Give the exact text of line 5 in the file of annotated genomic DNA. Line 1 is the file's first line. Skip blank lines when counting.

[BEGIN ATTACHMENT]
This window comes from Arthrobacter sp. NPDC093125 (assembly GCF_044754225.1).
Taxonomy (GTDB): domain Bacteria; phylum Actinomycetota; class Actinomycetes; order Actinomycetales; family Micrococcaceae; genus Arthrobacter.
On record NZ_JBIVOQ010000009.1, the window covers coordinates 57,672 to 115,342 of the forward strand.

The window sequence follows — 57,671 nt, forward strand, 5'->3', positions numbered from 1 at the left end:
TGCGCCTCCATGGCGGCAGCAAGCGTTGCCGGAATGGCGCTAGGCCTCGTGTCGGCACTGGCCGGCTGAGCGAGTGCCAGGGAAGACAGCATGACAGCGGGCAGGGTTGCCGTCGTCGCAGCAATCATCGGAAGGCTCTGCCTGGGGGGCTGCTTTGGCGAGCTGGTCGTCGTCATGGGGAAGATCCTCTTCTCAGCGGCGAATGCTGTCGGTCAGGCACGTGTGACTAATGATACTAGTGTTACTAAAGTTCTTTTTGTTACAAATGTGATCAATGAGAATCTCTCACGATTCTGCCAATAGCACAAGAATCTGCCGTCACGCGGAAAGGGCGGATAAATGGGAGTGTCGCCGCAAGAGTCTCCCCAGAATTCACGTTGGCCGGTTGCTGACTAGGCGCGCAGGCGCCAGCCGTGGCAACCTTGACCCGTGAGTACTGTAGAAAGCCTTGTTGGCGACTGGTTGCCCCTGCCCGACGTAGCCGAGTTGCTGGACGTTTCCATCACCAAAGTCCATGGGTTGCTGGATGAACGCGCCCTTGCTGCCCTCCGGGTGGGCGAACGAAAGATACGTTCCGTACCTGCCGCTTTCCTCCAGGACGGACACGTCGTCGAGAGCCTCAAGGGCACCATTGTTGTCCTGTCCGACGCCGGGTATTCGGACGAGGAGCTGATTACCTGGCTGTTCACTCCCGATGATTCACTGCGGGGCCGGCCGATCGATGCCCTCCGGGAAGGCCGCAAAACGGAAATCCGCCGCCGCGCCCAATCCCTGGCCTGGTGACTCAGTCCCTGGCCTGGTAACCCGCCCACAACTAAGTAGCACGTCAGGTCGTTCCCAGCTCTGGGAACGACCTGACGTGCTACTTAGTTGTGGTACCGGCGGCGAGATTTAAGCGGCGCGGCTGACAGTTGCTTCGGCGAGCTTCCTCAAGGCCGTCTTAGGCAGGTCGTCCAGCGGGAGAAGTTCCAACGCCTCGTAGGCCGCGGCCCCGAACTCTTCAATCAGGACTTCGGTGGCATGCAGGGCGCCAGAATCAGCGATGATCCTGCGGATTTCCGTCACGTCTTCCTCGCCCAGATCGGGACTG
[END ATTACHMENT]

TGCGCCTCCATGGCGGCAGCAAGCGTTGCCGGAATGGCGCTAGGCCTCGTGTCGGCACTGGCCGGCTGAGCGAGTGCCAGGGAAGACAGCATGACAGCGGGCAGGGTTGCCGTCGTCGCAGCAATCATCGGAAGGCTCTGCCTGGGGGGCTGCTTTGGCGAGCTGGTCGTCGTCATGGGGAAGATCCTCTTCTCAGCGGCGAATGCTGTCGGTCAGGCACGTGTGACTAATGATACTAGTGTTACTAAAGTTCTTTTTGTTACAAATGTGATCAATGAGAATCTCTCACGATTCTGCCAATAGCACAAGAATCTGCCGTCACGCGGAAAGGGCGGATAAATGGGAGTGTCGCCGCAAGAGTCTCCCCAGAATTCACGTTGGCCGGTTGCTGACTAGGCGCGCAGGCGCCAGCCGTGGCAACCTTGACCCGTGAGTACTGTAGAAAGCCTTGTTGGCGACTGGTTGCCCCTGCCCGACGTAGCCGAGTTGCTGGACGTTTCCATCACCAAAGTCCATGGGTTGCTGGATGAACGCGCCCTTGCTGCCCTCCGGGTGGGCGAACGAAAGATACGTTCCGTACCTGCCGCTTTCCTCCAGGACGGACACGTCGTCGAGAGCCTCAAGGGCACCATTGTTGTCCTGTCCGACGCCGGGTATTCGGACGAGGAGCTGATTACCTGGCTGTTCACTCCCGATGATTCACTGCGGGGCCGGCCGATCGATGCCCTCCGGGAAGGCCGCAAAACGGAAATCCGCCGCCGCGCCCAATCCCTGGCCTGGTGACTCAGTCCCTGGCCTGGTAACCCGCCCACAACTAAGTAGCACGTCAGGTCGTTCCCAGCTCTGGGAACGACCTGACGTGCTACTTAGTTGTGGTACCGGCGGCGAGATTTAAGCGGCGCGGCTGACAGTTGCTTCGGCGAGCTTCCTCAAGGCCGTCTTAGGCAGGTCGTCCAGCGGGAGAAGTTCCAACGCCTCGTAGGCCGCGGCCCCGAACTCTTCAATCAGGACTTCGGTGGCATGCAGGGCGCCAGAATCAGCGATGATCCTGCGGATTTCCGTCACGTCTTCCTCGCCCAGATCGGGACTG